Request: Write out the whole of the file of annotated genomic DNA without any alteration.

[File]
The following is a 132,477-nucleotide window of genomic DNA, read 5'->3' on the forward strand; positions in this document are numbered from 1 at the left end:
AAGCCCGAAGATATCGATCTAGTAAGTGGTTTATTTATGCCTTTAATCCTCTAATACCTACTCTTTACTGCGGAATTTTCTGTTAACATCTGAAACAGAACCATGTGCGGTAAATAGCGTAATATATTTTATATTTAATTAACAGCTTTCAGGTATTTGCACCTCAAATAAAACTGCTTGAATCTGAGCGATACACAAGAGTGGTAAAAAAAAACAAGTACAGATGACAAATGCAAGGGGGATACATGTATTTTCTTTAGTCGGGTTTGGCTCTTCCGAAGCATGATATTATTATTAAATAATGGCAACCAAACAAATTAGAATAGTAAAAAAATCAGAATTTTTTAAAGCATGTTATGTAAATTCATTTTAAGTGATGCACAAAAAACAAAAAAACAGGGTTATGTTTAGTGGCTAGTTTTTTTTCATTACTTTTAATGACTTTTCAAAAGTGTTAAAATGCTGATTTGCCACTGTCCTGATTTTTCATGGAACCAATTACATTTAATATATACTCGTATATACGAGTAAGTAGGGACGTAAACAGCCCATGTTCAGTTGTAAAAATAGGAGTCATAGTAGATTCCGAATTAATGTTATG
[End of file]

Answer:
The following is a 132,477-nucleotide window of genomic DNA, read 5'->3' on the forward strand; positions in this document are numbered from 1 at the left end:
AAGCCCGAAGATATCGATCTAGTAAGTGGTTTATTTATGCCTTTAATCCTCTAATACCTACTCTTTACTGCGGAATTTTCTGTTAACATCTGAAACAGAACCATGTGCGGTAAATAGCGTAATATATTTTATATTTAATTAACAGCTTTCAGGTATTTGCACCTCAAATAAAACTGCTTGAATCTGAGCGATACACAAGAGTGGTAAAAAAAAACAAGTACAGATGACAAATGCAAGGGGGATACATGTATTTTCTTTAGTCGGGTTTGGCTCTTCCGAAGCATGATATTATTATTAAATAATGGCAACCAAACAAATTAGAATAGTAAAAAAATCAGAATTTTTTAAAGCATGTTATGTAAATTCATTTTAAGTGATGCACAAAAAACAAAAAAACAGGGTTATGTTTAGTGGCTAGTTTTTTTTCATTACTTTTAATGACTTTTCAAAAGTGTTAAAATGCTGATTTGCCACTGTCCTGATTTTTCATGGAACCAATTACATTTAATATATACTCGTATATACGAGTAAGTAGGGACGTAAACAGCCCATGTTCAGTTGTAAAAATAGGAGTCATAGTAGATTCCGAATTAATGTTATG